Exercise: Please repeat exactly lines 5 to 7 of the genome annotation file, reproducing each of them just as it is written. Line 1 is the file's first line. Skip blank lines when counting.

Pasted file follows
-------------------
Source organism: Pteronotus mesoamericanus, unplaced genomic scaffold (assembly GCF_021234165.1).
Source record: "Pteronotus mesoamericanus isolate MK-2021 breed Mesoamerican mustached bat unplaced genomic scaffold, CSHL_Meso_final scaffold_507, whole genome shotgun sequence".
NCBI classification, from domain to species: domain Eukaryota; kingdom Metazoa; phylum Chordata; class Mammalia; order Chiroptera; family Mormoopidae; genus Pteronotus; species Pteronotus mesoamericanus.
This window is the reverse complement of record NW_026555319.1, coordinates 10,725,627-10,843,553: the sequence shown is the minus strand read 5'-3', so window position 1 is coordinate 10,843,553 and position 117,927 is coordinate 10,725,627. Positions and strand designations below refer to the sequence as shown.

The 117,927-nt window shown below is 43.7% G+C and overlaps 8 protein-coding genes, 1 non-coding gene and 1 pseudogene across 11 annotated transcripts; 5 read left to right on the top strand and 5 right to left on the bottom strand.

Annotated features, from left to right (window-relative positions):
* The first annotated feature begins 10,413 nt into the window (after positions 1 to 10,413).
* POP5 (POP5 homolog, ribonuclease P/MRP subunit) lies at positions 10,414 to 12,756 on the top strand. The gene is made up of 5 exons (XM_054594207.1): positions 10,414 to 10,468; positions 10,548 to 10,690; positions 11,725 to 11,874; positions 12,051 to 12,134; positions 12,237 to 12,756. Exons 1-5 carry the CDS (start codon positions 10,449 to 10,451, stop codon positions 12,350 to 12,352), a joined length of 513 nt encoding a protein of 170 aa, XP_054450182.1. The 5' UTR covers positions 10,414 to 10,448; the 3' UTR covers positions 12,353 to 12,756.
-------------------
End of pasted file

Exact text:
The 117,927-nt window shown below is 43.7% G+C and overlaps 8 protein-coding genes, 1 non-coding gene and 1 pseudogene across 11 annotated transcripts; 5 read left to right on the top strand and 5 right to left on the bottom strand.

Annotated features, from left to right (window-relative positions):
* The first annotated feature begins 10,413 nt into the window (after positions 1 to 10,413).